COVID-19 has proven that detaining our youth is a choice. We can choose better.

We are well over nine months into this public health crisis, and youth are still being detained and incarcerated at juvenile and adult facilities across the state and nationwide. Since the start of COVID-19, the number of detained youth in Connecticut has steadily gone down — not because we are releasing more youth, but because our state leaders have made the intentional decision to increase the use of diversionary practices. In other words, we are actively choosing not to lock up young people. 

In normal times, detention and incarceration are ineffective, costly, traumatic, inhumane, racially-biased, and damaging. During COVID-19, they are especially dangerous. As of this September, more than 1,800 incarcerated youth and over 2,500 staff from facilities across the juvenile justice system have become infected with the virus. 

The root of the issue is that prison doesn’t reform or rehabilitate, it suppresses and it causes harm. Even short stays in incarceration and detention centers can have lasting, negative impacts on youth.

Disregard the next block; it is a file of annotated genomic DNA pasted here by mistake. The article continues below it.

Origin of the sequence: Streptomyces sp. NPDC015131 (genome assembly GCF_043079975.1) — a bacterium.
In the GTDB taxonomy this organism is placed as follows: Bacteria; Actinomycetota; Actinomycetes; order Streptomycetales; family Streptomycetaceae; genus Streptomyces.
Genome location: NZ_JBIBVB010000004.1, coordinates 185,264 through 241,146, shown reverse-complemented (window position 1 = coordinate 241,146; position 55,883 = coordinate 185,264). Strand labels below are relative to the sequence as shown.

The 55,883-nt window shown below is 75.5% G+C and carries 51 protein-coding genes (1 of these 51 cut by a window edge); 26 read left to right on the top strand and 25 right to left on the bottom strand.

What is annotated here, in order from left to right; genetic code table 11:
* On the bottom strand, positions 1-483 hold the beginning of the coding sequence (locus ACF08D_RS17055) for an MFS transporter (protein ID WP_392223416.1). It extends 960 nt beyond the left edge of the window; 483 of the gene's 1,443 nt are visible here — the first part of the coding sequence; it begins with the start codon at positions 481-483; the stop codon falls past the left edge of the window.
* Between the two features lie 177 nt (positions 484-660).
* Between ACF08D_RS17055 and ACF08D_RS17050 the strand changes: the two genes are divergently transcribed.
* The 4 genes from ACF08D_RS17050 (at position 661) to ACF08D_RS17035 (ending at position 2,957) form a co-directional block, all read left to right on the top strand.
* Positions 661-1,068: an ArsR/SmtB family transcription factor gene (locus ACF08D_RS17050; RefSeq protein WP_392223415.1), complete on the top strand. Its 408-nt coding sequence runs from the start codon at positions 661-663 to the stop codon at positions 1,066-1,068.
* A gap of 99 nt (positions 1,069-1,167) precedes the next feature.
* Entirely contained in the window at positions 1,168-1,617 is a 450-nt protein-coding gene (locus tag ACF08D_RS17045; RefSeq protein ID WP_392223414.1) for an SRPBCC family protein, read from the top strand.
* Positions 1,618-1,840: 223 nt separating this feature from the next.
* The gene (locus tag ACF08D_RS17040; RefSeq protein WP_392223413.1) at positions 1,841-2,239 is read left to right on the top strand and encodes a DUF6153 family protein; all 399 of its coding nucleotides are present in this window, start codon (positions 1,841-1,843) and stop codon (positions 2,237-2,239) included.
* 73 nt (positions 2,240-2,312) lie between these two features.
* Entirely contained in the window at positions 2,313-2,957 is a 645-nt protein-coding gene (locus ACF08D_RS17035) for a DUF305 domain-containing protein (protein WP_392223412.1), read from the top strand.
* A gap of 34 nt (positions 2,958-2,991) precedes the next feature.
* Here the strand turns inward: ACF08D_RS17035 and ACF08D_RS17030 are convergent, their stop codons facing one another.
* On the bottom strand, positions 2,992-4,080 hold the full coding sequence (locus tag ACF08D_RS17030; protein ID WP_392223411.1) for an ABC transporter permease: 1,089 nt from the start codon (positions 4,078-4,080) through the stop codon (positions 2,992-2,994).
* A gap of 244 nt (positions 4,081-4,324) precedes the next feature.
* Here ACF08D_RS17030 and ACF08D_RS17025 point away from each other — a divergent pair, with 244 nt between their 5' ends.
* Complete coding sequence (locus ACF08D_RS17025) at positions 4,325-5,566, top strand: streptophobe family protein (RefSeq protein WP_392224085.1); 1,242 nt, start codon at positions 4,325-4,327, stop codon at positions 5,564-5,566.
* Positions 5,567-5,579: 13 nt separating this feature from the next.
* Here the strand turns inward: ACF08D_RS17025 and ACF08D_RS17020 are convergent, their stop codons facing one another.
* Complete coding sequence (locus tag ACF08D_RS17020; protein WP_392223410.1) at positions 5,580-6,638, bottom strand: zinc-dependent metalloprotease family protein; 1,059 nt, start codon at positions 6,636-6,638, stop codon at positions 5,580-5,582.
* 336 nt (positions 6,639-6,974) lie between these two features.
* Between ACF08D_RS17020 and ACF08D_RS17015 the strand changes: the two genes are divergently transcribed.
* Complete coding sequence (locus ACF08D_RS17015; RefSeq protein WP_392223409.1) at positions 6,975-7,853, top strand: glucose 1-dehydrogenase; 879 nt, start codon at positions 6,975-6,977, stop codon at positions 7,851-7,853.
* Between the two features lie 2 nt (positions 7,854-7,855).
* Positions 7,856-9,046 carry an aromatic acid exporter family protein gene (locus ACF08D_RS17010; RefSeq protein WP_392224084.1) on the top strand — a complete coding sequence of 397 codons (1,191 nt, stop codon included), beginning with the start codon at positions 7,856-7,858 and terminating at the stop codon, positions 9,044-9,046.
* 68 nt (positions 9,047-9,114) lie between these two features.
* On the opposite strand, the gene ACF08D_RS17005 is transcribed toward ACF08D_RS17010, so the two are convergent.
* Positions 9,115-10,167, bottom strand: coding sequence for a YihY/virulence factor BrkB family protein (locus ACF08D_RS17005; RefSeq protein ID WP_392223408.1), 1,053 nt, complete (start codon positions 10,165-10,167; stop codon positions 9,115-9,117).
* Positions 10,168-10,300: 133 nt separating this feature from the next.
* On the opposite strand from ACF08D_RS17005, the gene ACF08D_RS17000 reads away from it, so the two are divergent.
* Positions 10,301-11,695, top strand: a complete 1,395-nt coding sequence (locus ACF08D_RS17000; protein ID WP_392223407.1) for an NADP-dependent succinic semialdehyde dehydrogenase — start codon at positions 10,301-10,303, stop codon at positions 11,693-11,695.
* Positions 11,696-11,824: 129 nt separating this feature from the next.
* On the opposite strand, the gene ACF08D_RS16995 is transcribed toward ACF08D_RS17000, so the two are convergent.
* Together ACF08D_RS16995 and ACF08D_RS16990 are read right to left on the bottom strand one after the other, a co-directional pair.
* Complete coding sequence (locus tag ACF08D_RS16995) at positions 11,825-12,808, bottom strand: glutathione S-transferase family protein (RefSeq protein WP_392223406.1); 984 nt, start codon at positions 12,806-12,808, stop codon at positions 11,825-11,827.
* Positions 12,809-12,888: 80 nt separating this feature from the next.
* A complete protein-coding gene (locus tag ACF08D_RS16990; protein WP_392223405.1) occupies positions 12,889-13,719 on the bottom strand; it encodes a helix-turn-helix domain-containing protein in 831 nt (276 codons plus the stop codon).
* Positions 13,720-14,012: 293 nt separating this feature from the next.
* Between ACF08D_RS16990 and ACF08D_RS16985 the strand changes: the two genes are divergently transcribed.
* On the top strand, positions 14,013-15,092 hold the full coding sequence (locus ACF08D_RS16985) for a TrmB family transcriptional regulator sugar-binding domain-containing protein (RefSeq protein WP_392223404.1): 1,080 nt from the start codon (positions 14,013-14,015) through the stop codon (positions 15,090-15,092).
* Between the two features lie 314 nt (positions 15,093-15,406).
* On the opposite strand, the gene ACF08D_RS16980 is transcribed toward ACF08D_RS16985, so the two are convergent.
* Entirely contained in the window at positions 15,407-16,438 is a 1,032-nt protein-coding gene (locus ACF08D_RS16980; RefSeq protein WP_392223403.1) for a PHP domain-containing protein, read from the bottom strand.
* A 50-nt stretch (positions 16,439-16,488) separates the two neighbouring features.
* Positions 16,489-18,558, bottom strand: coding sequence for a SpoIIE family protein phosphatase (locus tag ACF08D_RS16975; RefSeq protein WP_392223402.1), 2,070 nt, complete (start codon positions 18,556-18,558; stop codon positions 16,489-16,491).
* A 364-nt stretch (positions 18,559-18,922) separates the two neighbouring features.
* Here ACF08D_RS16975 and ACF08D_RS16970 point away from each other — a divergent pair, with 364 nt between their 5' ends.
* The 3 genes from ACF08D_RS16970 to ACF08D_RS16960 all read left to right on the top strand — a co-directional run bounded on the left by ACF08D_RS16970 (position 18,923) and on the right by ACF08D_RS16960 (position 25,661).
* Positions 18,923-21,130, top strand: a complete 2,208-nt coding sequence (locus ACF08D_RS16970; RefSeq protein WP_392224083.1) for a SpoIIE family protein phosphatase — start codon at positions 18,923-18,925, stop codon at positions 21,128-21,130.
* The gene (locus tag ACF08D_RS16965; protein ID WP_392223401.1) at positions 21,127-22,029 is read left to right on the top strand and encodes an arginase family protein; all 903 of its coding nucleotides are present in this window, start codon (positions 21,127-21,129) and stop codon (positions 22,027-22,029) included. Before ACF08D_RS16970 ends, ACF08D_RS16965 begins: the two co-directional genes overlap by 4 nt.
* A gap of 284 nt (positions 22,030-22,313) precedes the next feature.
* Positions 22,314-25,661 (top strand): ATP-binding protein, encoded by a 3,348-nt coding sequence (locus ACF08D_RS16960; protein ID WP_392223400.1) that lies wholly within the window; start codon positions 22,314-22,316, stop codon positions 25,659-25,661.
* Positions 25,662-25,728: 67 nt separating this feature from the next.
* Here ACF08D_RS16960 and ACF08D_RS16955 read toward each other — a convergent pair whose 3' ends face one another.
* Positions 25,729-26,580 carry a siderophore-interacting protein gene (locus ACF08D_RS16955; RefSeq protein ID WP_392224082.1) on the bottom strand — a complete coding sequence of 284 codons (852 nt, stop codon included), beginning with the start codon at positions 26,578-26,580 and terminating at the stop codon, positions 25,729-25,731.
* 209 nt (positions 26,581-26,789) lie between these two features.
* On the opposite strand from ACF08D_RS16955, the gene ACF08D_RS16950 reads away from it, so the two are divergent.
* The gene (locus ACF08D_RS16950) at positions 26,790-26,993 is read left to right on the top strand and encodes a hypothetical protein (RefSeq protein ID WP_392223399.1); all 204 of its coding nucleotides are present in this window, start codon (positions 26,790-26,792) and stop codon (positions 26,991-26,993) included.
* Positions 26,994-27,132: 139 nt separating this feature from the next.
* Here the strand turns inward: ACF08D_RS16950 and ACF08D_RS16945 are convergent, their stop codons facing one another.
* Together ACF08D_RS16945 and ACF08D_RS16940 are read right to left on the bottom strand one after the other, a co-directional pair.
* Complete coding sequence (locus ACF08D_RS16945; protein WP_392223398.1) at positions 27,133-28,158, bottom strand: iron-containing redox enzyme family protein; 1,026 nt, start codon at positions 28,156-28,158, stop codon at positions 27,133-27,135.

For a young person, a stay in a detention or incarceration facility is associated with worse general health, including stress-related illnesses and obesity. Youth who are incarcerated are less likely to complete high school and more likely to be incarcerated later in life. Detaining youth also impacts their mental health.  It is common for a young person to develop posttraumatic stress disorder and depression after being released from incarceration, and stays in detention increases their risk of self-harm. Formerly detained youth also have less professional success, which can be tied directly to their lack of educational attainment. In all measurable ways, our current system sets our young people up on a continued path to failure.